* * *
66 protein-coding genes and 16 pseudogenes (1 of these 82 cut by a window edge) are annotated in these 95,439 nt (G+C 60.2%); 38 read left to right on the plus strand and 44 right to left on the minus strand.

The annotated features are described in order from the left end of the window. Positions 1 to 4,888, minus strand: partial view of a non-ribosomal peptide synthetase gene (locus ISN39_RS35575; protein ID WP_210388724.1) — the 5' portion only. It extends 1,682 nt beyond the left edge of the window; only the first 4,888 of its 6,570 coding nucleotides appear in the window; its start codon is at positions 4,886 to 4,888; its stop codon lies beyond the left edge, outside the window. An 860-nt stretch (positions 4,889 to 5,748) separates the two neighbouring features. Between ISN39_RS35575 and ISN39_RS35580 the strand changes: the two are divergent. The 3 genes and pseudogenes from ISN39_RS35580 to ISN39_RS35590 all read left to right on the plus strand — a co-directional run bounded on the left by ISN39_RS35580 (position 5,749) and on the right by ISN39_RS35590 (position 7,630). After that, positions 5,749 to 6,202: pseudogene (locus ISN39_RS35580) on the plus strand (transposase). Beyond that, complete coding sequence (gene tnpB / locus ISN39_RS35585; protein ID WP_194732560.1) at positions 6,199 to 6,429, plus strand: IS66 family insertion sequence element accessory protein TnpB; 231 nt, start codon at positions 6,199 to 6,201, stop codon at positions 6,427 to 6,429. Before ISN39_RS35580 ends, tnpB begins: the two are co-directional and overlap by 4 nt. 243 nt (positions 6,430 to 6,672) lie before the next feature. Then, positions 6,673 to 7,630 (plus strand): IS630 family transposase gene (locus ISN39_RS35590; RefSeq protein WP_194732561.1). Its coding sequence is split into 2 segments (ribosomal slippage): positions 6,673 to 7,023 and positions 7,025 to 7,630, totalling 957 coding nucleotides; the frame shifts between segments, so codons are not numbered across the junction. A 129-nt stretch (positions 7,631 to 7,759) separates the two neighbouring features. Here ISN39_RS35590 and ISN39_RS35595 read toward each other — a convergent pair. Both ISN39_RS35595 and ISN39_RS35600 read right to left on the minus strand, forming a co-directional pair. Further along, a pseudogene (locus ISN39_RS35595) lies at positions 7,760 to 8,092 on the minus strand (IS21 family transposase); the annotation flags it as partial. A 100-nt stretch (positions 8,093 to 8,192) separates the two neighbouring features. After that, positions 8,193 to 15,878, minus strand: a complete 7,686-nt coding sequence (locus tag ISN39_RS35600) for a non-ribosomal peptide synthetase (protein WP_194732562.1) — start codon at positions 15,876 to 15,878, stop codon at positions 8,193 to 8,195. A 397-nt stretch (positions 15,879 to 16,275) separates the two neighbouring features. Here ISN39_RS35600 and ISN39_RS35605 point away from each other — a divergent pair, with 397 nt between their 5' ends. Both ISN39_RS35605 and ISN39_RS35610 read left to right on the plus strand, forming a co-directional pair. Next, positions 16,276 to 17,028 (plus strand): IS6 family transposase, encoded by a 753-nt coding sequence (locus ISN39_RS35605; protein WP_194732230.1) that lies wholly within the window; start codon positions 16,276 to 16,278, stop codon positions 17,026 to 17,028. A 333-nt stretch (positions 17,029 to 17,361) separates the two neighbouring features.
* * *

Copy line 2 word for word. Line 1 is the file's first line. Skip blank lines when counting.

The annotated features are described in order from the left end of the window. Positions 1 to 4,888, minus strand: partial view of a non-ribosomal peptide synthetase gene (locus ISN39_RS35575; protein ID WP_210388724.1) — the 5' portion only. It extends 1,682 nt beyond the left edge of the window; only the first 4,888 of its 6,570 coding nucleotides appear in the window; its start codon is at positions 4,886 to 4,888; its stop codon lies beyond the left edge, outside the window. An 860-nt stretch (positions 4,889 to 5,748) separates the two neighbouring features. Between ISN39_RS35575 and ISN39_RS35580 the strand changes: the two are divergent. The 3 genes and pseudogenes from ISN39_RS35580 to ISN39_RS35590 all read left to right on the plus strand — a co-directional run bounded on the left by ISN39_RS35580 (position 5,749) and on the right by ISN39_RS35590 (position 7,630). After that, positions 5,749 to 6,202: pseudogene (locus ISN39_RS35580) on the plus strand (transposase). Beyond that, complete coding sequence (gene tnpB / locus ISN39_RS35585; protein ID WP_194732560.1) at positions 6,199 to 6,429, plus strand: IS66 family insertion sequence element accessory protein TnpB; 231 nt, start codon at positions 6,199 to 6,201, stop codon at positions 6,427 to 6,429. Before ISN39_RS35580 ends, tnpB begins: the two are co-directional and overlap by 4 nt. 243 nt (positions 6,430 to 6,672) lie before the next feature. Then, positions 6,673 to 7,630 (plus strand): IS630 family transposase gene (locus ISN39_RS35590; RefSeq protein WP_194732561.1). Its coding sequence is split into 2 segments (ribosomal slippage): positions 6,673 to 7,023 and positions 7,025 to 7,630, totalling 957 coding nucleotides; the frame shifts between segments, so codons are not numbered across the junction. A 129-nt stretch (positions 7,631 to 7,759) separates the two neighbouring features. Here ISN39_RS35590 and ISN39_RS35595 read toward each other — a convergent pair. Both ISN39_RS35595 and ISN39_RS35600 read right to left on the minus strand, forming a co-directional pair. Further along, a pseudogene (locus ISN39_RS35595) lies at positions 7,760 to 8,092 on the minus strand (IS21 family transposase); the annotation flags it as partial. A 100-nt stretch (positions 8,093 to 8,192) separates the two neighbouring features. After that, positions 8,193 to 15,878, minus strand: a complete 7,686-nt coding sequence (locus tag ISN39_RS35600) for a non-ribosomal peptide synthetase (protein WP_194732562.1) — start codon at positions 15,876 to 15,878, stop codon at positions 8,193 to 8,195. A 397-nt stretch (positions 15,879 to 16,275) separates the two neighbouring features. Here ISN39_RS35600 and ISN39_RS35605 point away from each other — a divergent pair, with 397 nt between their 5' ends. Both ISN39_RS35605 and ISN39_RS35610 read left to right on the plus strand, forming a co-directional pair. Next, positions 16,276 to 17,028 (plus strand): IS6 family transposase, encoded by a 753-nt coding sequence (locus ISN39_RS35605; protein WP_194732230.1) that lies wholly within the window; start codon positions 16,276 to 16,278, stop codon positions 17,026 to 17,028. A 333-nt stretch (positions 17,029 to 17,361) separates the two neighbouring features.